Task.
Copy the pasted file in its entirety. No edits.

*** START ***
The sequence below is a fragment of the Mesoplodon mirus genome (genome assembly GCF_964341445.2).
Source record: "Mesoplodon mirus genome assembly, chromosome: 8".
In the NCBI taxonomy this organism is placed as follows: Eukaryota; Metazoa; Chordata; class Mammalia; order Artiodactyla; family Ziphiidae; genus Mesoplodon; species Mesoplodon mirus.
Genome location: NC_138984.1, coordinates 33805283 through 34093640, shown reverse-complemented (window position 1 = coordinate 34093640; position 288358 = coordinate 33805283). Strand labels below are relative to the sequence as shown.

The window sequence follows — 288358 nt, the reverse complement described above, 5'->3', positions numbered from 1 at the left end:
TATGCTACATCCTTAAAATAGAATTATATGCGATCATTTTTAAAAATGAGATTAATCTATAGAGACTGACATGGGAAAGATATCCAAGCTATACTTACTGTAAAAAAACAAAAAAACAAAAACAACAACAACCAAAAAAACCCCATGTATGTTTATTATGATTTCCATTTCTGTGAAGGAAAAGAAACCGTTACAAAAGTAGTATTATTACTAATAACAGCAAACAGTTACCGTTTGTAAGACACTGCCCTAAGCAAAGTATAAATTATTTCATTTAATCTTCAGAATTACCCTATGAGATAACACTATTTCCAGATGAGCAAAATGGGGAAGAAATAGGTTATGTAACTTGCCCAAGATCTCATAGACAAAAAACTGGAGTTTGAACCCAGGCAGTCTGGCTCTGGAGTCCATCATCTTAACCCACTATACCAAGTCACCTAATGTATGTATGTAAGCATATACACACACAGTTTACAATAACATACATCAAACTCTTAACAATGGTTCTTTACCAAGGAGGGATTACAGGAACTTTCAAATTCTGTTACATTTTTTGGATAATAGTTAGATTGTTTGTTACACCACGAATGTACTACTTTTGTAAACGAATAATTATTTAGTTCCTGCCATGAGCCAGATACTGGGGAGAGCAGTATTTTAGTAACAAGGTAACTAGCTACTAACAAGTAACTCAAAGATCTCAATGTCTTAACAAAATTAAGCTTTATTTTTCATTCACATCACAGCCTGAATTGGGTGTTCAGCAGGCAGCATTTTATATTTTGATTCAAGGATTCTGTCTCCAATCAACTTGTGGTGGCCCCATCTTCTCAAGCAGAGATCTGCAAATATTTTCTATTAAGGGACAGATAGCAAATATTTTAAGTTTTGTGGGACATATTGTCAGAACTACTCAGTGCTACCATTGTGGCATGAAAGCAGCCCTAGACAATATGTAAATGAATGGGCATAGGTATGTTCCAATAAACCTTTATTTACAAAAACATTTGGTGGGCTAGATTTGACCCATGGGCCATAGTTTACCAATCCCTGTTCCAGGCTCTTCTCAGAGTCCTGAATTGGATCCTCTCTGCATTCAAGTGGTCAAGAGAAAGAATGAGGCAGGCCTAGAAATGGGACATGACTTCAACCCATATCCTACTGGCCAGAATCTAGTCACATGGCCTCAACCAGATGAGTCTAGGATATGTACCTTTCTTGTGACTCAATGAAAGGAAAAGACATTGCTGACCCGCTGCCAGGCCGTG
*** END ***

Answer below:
The sequence below is a fragment of the Mesoplodon mirus genome (genome assembly GCF_964341445.2).
Source record: "Mesoplodon mirus genome assembly, chromosome: 8".
In the NCBI taxonomy this organism is placed as follows: Eukaryota; Metazoa; Chordata; class Mammalia; order Artiodactyla; family Ziphiidae; genus Mesoplodon; species Mesoplodon mirus.
Genome location: NC_138984.1, coordinates 33805283 through 34093640, shown reverse-complemented (window position 1 = coordinate 34093640; position 288358 = coordinate 33805283). Strand labels below are relative to the sequence as shown.

The window sequence follows — 288358 nt, the reverse complement described above, 5'->3', positions numbered from 1 at the left end:
TATGCTACATCCTTAAAATAGAATTATATGCGATCATTTTTAAAAATGAGATTAATCTATAGAGACTGACATGGGAAAGATATCCAAGCTATACTTACTGTAAAAAAACAAAAAAACAAAAACAACAACAACCAAAAAAACCCCATGTATGTTTATTATGATTTCCATTTCTGTGAAGGAAAAGAAACCGTTACAAAAGTAGTATTATTACTAATAACAGCAAACAGTTACCGTTTGTAAGACACTGCCCTAAGCAAAGTATAAATTATTTCATTTAATCTTCAGAATTACCCTATGAGATAACACTATTTCCAGATGAGCAAAATGGGGAAGAAATAGGTTATGTAACTTGCCCAAGATCTCATAGACAAAAAACTGGAGTTTGAACCCAGGCAGTCTGGCTCTGGAGTCCATCATCTTAACCCACTATACCAAGTCACCTAATGTATGTATGTAAGCATATACACACACAGTTTACAATAACATACATCAAACTCTTAACAATGGTTCTTTACCAAGGAGGGATTACAGGAACTTTCAAATTCTGTTACATTTTTTGGATAATAGTTAGATTGTTTGTTACACCACGAATGTACTACTTTTGTAAACGAATAATTATTTAGTTCCTGCCATGAGCCAGATACTGGGGAGAGCAGTATTTTAGTAACAAGGTAACTAGCTACTAACAAGTAACTCAAAGATCTCAATGTCTTAACAAAATTAAGCTTTATTTTTCATTCACATCACAGCCTGAATTGGGTGTTCAGCAGGCAGCATTTTATATTTTGATTCAAGGATTCTGTCTCCAATCAACTTGTGGTGGCCCCATCTTCTCAAGCAGAGATCTGCAAATATTTTCTATTAAGGGACAGATAGCAAATATTTTAAGTTTTGTGGGACATATTGTCAGAACTACTCAGTGCTACCATTGTGGCATGAAAGCAGCCCTAGACAATATGTAAATGAATGGGCATAGGTATGTTCCAATAAACCTTTATTTACAAAAACATTTGGTGGGCTAGATTTGACCCATGGGCCATAGTTTACCAATCCCTGTTCCAGGCTCTTCTCAGAGTCCTGAATTGGATCCTCTCTGCATTCAAGTGGTCAAGAGAAAGAATGAGGCAGGCCTAGAAATGGGACATGACTTCAACCCATATCCTACTGGCCAGAATCTAGTCACATGGCCTCAACCAGATGAGTCTAGGATATGTACCTTTCTTGTGACTCAATGAAAGGAAAAGACATTGCTGACCCGCTGCCAGGCCGTG